Date of Award


Document Type


Degree Name

Master of Science (MS)




Land managers have long debated the efficacy of available options for replacement plant communities and planted cover on previously disturbed soils. I used waterfowl nest success to evaluate planted cover types of Dense Nesting Cover (DNC) and Native Grass Planting (NP) from late April-early August 1994-95 on 39 Lonetree WMA study areas in central North Dakota. I was unable to detect a significant difference in waterfowl nest success between DNC and NP during 1994-95, despite major differences in cover height and density by visual obstruction reading (VOR) (P=0.001) and maximum height (P=0.02) measures by cover-year interaction. The power of our test would only allow us to detect a difference in Mayfield nest success of approximately > 15%.

Mean nest search densities were higher on DNC than NP for mallard (Anas platvrhvnchous) (P=0.0001), gadwall (Anas strepera) (P=0.0001), northern pintail (Anas acuta) (P=0.002), and total nest search density (i.e., all species of upland nesting ducks) (P=0.0001). Further, annual nest search densities were higher in 1995 compared to 1994 for blue-winged teal (Anas discors) (P=0.0002), and total nest search density (P=0.05). I believe that nest search density differences detected by cover type and year were due to differences in cover height and density, habitat use and nest site selection by nesting waterfowl, individual study area differences and availability of wetland complexes, and a return of higher than average rainfall during the evaluation period. To increase attractability of NP's to nesting waterfowl, I recommend that plant species diversity and heterogeneity of plant structure be increased on NP's.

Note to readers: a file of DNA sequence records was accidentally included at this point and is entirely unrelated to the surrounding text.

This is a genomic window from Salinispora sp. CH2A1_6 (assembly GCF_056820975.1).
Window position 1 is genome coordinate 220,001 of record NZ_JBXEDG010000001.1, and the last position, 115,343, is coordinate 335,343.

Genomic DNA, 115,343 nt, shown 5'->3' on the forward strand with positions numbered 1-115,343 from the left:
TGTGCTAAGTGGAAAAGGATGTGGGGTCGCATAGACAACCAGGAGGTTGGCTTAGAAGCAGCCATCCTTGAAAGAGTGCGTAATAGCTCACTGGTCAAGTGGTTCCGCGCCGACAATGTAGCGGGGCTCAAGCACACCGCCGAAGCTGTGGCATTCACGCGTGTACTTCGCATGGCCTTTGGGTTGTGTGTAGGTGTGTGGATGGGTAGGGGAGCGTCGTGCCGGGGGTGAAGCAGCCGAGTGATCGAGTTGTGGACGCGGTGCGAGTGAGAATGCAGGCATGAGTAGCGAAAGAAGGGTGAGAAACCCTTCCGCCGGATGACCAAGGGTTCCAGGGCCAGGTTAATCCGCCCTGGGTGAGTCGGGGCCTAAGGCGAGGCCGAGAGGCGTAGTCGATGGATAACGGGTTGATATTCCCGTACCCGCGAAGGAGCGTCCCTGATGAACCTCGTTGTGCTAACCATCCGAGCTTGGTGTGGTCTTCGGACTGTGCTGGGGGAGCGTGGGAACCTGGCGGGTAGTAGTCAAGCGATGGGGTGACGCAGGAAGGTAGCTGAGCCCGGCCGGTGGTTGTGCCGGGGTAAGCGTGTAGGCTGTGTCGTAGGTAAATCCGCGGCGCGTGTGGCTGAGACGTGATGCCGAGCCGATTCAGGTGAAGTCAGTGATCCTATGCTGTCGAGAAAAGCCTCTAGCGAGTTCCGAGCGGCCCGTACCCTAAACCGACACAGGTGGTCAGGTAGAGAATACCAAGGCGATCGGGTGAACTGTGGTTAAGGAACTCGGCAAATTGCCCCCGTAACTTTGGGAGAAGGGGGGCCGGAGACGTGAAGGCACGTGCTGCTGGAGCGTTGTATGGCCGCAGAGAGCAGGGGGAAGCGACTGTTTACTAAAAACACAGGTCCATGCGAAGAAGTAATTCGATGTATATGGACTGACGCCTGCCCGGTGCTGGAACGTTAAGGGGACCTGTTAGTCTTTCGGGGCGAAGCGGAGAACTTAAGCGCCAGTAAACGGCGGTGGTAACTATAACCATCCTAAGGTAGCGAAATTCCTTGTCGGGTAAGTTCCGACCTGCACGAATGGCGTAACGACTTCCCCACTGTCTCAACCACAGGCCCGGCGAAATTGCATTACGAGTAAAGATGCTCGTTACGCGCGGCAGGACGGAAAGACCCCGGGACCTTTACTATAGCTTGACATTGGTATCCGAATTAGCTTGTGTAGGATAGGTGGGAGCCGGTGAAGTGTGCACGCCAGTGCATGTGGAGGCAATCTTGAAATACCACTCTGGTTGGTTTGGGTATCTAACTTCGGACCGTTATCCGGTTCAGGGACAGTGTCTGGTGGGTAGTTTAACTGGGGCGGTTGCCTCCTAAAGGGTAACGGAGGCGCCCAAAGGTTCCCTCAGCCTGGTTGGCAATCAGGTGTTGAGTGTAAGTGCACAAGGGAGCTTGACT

A significant difference in waterfowl nest success was noted for both cover types combined in 1994 and 1995 (P=0.001). Mayfield nest success in 1994 and 1995 averaged 26% (95% C.I.=17-38%) and 9% (95% C.I.=6-14%), respectively. In part, I believe the difference in annual nest success was due to a decline in availability of small mammal prey (PcO.OOl) from 1994 to 1995 (primarily, Microtus spp. (P<0.001)}, density related factors, and predator related responses. Small mammal trapping conducted on Lonetree WMA in 1994 and 1995 by the N.D. Hantavirus Survey reported capture rate success of 16 and 10%, respectively for 1994 and 1995. Microtus spp. made up 31 and 13% of these captures in 1994 and 1995, respectively. Responses by avian and mammalian predators to differences in abundance of Microtus spp. reflected these changes.